My job is a lot about building and sustaining a positive school culture whose focus is always on children and teaching and learning. But the truth is that I don’t always know how what I do every day contributes to that work. I mean, if you look at my calendar, it isn’t always evident how what I’m doing across any given week is about doing that essential work.
Today I felt victorious for a few moments. I helped two adults start a conversation that has needed to happen for quite some time. Helping two teachers put aside their own hurt feelings in order to start working together so that children can be successful, that felt like I was doing the important work of building a positive school culture.
Yesterday (and actually, the past 3 days) I spent the whole day in meetings with one teacher at a time, along with the math and literacy coaches and interventionists. For each student who had not met the grade level expectations on a reading or math screener in January, we were talking about what supports we had put in place to help them be successful. These meetings are not unique. All over our district (and likely the country), people have “RTI meetings.” So how do I establish positive culture in RTI meetings? Focus on the positive. Celebrate what is working. And yet be unrelenting in ensuring all students have what they need to succeed. Teachers come with piles of data showing the growth their children have made. And even for the most struggling readers, this first grade teacher would say, “Look at what he can do now!” It’s amazing… and here is what she is going to do next so that he continues to grow.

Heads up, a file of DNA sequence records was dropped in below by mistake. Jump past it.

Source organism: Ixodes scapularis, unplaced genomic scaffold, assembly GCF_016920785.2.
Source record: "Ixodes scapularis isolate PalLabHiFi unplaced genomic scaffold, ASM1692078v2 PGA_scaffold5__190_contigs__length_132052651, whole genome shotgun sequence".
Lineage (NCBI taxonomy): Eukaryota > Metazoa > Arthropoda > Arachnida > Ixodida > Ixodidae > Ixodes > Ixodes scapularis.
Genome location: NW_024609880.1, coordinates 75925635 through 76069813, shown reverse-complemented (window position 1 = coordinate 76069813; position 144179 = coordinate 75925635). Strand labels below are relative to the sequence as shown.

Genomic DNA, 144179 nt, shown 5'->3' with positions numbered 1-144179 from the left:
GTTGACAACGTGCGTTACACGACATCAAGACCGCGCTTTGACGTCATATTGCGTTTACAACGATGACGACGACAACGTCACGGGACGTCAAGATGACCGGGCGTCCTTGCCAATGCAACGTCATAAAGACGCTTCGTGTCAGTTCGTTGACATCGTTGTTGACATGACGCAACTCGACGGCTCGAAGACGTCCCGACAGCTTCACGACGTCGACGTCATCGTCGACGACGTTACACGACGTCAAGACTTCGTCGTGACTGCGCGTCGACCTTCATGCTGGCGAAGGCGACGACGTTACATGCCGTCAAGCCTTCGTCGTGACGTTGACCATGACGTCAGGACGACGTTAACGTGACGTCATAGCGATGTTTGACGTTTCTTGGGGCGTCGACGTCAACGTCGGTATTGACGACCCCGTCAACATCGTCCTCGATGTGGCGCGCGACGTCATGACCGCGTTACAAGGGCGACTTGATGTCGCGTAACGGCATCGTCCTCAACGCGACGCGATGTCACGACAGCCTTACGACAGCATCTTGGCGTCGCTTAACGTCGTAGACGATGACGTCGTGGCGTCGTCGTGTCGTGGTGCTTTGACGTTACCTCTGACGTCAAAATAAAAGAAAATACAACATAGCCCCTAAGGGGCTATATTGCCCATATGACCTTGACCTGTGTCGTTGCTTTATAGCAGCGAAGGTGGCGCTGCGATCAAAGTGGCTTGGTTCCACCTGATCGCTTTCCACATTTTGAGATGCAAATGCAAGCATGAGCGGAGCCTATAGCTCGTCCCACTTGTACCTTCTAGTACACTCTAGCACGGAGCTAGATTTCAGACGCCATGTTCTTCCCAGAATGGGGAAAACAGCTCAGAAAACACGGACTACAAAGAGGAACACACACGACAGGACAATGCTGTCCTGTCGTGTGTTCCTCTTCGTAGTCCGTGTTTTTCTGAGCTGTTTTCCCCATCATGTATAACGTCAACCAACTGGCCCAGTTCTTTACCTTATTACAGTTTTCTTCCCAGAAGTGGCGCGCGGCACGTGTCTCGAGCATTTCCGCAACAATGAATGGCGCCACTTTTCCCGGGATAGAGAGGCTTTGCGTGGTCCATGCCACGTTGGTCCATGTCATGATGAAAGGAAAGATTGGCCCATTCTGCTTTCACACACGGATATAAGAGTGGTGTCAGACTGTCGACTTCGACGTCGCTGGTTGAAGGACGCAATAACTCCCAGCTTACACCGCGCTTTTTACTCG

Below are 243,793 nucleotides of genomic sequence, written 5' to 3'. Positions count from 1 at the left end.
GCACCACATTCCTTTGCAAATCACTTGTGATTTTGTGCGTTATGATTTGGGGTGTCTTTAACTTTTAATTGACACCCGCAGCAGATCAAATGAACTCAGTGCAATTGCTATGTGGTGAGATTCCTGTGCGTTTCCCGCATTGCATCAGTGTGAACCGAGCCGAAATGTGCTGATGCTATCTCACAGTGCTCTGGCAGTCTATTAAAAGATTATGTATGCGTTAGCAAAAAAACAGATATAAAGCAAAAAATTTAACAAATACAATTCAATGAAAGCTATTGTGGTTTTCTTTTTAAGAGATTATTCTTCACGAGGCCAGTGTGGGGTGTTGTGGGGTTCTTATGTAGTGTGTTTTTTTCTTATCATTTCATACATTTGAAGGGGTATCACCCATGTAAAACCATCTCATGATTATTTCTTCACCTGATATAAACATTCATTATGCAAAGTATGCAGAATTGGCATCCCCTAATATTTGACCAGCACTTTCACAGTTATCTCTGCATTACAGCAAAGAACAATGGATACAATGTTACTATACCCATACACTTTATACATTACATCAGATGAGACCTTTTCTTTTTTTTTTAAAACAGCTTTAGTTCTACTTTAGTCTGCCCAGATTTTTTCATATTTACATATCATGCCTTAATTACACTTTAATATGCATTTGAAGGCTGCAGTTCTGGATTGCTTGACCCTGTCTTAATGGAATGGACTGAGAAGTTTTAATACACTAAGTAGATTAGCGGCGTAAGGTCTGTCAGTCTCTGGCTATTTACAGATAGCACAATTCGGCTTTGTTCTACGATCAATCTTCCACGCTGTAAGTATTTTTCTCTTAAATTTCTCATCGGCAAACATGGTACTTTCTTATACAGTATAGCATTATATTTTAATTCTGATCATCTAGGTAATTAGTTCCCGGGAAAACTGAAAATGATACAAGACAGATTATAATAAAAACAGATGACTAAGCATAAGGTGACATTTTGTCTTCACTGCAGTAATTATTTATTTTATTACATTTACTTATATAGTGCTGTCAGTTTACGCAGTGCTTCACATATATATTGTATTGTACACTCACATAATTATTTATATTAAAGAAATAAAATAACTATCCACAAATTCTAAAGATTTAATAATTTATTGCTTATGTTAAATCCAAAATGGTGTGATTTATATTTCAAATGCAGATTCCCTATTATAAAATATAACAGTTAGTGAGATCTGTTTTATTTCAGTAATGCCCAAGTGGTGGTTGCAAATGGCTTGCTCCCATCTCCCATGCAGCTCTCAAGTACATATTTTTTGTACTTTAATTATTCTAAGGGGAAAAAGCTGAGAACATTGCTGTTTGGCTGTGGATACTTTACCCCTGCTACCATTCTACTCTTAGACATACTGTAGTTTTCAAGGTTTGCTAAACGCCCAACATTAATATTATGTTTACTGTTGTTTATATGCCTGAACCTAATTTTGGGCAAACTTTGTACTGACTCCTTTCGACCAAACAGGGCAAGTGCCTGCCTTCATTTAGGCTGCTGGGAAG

At the end of the day today, as the April Fool’s snow was falling, a teacher stopped in my doorway. It’s Friday afternoon. He has a bit of a smirk on his face. He has a complaint for me. About how his room gets used by afterschool, and they don’t clean up. And… and… and… We have a strong relationship so he knows that I get him what he needs. But today I said to him, “You know you GET something out of all of this complaining.”
He protested a bit, “but, I mean, don’t you think this is important?” I nodded. He walked away. And returned about 20 minutes later. “You’re right you know. I do get something. It’s like an adrenaline rush when I get all worked up. I feel like I’m really doing something!”
I nodded. “And it costs you something, too, right? Like peace of mind?” He smiled, nodded. This conversation isn’t over. I haven’t “fixed” him. He’ll continue to get worked up. But hopefully the conversation continues to have an impact on how he looks at the world. Maybe it’s not always out to get him.
What is this job, really? Every time I feel like I’m just DONE with this job, I realize there is some aspect of it that I love and maybe I just need to do more of THAT, whatever it is.